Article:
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Auld Lang sign-off? Mummers lack TV deal for New Year's Day

November 20, 2003

by Gail Shister

INQUIRER Television Columnist

With the clock ticking, it's looking less and less likely that the 2004 Mummers Parade will be televised on New Year's Day.

As of yesterday, the parade was without a contract. The Philadelphia Mummers Association met Tuesday with officials from public station WHYY (Channel 12), but odds are against finding an underwriter at this late date.

WHYY stepped in at the last moment to carry the 1992 event, with Suburban Cable and Comcast providing much of the crew and equipment. The 11-hour telecast was the highest-rated local production in WHYY history.

"It's a great broadcast for us," said Channel 12 spokesman Art Ellis. "We like to participate in events that show off the city, but we'd have to raise several hundred thousand dollars in a short time."

The station must make a decision in the next two weeks, he said.

WPHL (Channel 17), which carried the last nine parades, did not renew its deal after it expired in January.

The Mummers had several meetings with KYW (Channel 3), "but unfortunately, by the time we got down to the nitty-gritty with them, it was too difficult to do," said the station's Joanne Calabria.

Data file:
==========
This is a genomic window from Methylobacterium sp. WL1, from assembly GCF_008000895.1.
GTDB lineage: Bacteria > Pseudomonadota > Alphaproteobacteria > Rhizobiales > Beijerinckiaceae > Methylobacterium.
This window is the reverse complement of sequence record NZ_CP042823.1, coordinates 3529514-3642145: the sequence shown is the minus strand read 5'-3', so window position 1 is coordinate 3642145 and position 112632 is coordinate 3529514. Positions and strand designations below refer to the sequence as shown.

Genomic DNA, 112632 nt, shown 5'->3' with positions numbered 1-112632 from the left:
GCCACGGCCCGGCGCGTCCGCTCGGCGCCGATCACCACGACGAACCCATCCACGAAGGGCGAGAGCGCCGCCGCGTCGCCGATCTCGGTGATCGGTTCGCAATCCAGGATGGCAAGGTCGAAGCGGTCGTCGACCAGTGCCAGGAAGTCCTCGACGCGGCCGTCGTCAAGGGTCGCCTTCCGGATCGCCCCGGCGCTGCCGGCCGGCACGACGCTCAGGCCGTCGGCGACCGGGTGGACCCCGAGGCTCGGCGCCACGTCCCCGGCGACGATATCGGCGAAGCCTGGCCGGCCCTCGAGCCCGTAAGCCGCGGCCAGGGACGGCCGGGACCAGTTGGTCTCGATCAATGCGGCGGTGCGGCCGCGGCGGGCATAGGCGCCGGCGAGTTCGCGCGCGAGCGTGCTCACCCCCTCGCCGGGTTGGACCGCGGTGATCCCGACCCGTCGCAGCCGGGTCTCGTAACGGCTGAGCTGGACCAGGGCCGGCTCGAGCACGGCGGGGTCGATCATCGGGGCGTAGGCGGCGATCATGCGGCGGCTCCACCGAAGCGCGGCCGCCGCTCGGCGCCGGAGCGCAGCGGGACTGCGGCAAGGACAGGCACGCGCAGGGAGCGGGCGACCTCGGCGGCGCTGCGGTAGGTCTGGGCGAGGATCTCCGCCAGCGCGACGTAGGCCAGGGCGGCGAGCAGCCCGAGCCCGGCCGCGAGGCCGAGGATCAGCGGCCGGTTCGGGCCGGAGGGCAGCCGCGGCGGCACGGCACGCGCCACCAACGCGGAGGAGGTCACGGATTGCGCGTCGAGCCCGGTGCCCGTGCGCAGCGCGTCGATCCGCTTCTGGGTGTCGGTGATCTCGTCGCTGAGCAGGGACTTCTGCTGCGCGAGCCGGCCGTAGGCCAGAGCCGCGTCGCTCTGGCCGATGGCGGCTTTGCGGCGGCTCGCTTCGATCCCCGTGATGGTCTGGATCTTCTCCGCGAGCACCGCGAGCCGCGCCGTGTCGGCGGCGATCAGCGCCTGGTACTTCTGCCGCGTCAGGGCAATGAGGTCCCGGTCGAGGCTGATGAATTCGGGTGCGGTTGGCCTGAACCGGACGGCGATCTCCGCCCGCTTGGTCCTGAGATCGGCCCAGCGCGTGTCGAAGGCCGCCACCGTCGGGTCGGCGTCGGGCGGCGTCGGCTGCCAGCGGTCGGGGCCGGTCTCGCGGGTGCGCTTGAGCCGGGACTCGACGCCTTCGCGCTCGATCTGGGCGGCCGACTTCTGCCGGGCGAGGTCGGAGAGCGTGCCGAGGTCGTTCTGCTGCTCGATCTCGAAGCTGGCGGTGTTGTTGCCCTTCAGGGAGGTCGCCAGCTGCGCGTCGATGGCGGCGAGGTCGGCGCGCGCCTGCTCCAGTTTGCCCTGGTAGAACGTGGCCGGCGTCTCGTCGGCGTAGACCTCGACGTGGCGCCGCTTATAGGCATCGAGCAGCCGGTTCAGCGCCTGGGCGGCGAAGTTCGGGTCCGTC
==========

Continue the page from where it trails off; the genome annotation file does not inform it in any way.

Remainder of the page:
Generally, stations like to plan such coverage a year ahead. KYW telecast the parade from 1987 though 1991 and from 1993 through 1994. It's open to discussing the 2005 event, Calabria said.

Historically, Mummers contracts have been difficult propositions for local stations. In the past, each of the four divisions negotiated deals separately. Also, production costs are high, particularly when the parade is postponed due to bad weather.

This time, Bill Patterson, president of the Mummers Association, represents 27 clubs in three divisions - comics, string bands and fancy clubs - that will march on Broad Street.

The Fancy Brigade Division is going after its own TV contract for its performances at the Convention Center. A representative for the division could not be reached for comment yesterday.

Ordinarily, stations sell parade commercial time to cover the estimated $200,000 production cost. Without a deal, Patterson said, the association has been trying to find sponsors itself.

That hasn't been easy.

"Most people are at the end of their budgets," he said. "They have to kick it up the corporate [chain]. It's a question of profitability for the commercial sponsors, whether they can sell enough ads to make it profitable."

The Mummers' last hope may be cable.

A parade telecast "would make sense for us," said Leslie Gross of Comcast's CN8 channel. "We're always looking for local and regional events. If the Mummers approach us, we would talk to them."